We got home yesterday evening and a bath was the first thing in order. We needed to wash all of the surgical grime that covered our poor baby, and he was happy to do it. Despite the fact that he just had surgery Saturday night, he is feeling terrific and his pain is practically non-existent. Two weeks ago we would never be able to move him or pick him up without him wincing in pain. Today he is so much better off. It is unrelated to the shunt surgery, but probably due to the improvement we saw in the brainstem area during Ty's MRI Wednesday. The swelling is gone (thank you hyperbaric oxygen chamber!) and he is like a new kid. Finally, he is feeling good. Awesome, in fact.
His physical strength is still slow to follow, but Lou and I see improvement every single day and we are filled with hope. We are excited because we have so much faith in Ty's recovery.
Just a couple of things to point out before I post the pictures of tubby time. Ty was returned from the OR with a huge open wound on his cheek. It is from the tape on his face that held the tube in place (he was intubated for the duration of the surgery). Someone in the OR was completely careless removing that tape, and ripped off several layers of skin along with it. I am up in arms over it. Regardless whether or not a child is under anesthesia - or a patient of any age, for that matter - they should be treated with the utmost care. This is just another wound on my poor baby that was totally unnecessary and could have been avoided. Hopefully the oxygen therapy will help it to heal quickly, along with the incision on his head.
|bumps and bruises can't stop me from smiling :)|
It turns out that the shunt malfunction was due to a clog in the tubing that runs from the ventricles in Ty's brain, through the burr hole in his skull, and into the valve that sits right under his skin on the side of his head. The valve then has another, longer piece of tubing that is attached to the bottom that runs all the way into Ty's abdomen to drain excess CSF fluid into his body cavity. To help you visualize a VP shunt, I am attaching an illustration of the concept, and a photo of the hardware.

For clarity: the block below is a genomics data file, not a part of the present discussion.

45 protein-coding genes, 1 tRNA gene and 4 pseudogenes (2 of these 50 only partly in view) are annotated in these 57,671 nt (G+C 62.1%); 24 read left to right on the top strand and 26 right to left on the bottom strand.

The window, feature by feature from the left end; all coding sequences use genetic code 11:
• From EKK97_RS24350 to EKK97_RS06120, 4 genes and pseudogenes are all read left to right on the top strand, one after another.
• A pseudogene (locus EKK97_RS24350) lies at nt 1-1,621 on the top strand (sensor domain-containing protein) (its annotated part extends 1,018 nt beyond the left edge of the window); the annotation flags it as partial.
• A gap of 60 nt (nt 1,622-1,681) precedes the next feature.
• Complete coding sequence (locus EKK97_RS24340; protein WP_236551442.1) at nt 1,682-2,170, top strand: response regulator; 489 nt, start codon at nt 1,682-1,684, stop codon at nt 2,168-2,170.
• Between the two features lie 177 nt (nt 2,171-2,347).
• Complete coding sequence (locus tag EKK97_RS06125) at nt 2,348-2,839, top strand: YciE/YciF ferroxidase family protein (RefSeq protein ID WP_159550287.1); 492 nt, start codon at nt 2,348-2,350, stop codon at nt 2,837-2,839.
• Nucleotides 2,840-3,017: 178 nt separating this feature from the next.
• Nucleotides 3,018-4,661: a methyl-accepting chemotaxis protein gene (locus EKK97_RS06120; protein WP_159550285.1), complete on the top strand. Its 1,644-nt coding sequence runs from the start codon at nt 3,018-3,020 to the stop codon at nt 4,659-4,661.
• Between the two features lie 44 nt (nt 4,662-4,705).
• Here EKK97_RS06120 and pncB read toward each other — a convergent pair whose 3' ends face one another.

Lou and I actually watched a video of a similar surgery performed on a small child (thank you, you-tube) just to better understand what Ty has been going through. It was totally brutal (yet fascinating) to watch, especially when the tubing is snaked from the top of the head into the abdomen. I'm glad that wasn't necessary this time around. His surgeons only had to replace the one piece of tubing up top - even the valve remained in tact.
Ty is one super kid. This was his seventh shunt revision in 18 months. That is practically unheard of. His neurosurgeon can't provide a theory as to why the tubing would ever get clogged, no one can, but it's just the way things seem to happen for poor Ty. Nothing is easy for him, yet he always prevails. He is such an incredible inspiration. And he's only four years old! Imagine how amazing he will be when he's forty! :)
One last medical update. Ty started his next cycle of daily chemo (temodar this time). He got sick twice last night, which was really upsetting for everyone. After the second time - 3 in the morning - he gave me the biggest smile in the world and said "now I peel bedda." We stayed up joking around and cleaning up for about 15 minutes or so before drifting back to sleep in our best snuggling position. I hope he tolerates the chemo better as this continues. He usually does so well, but I imagine with all he's been through over the past few days his belly is just extra sensitive.
Thanks for all of your love and prayers. Goodnight.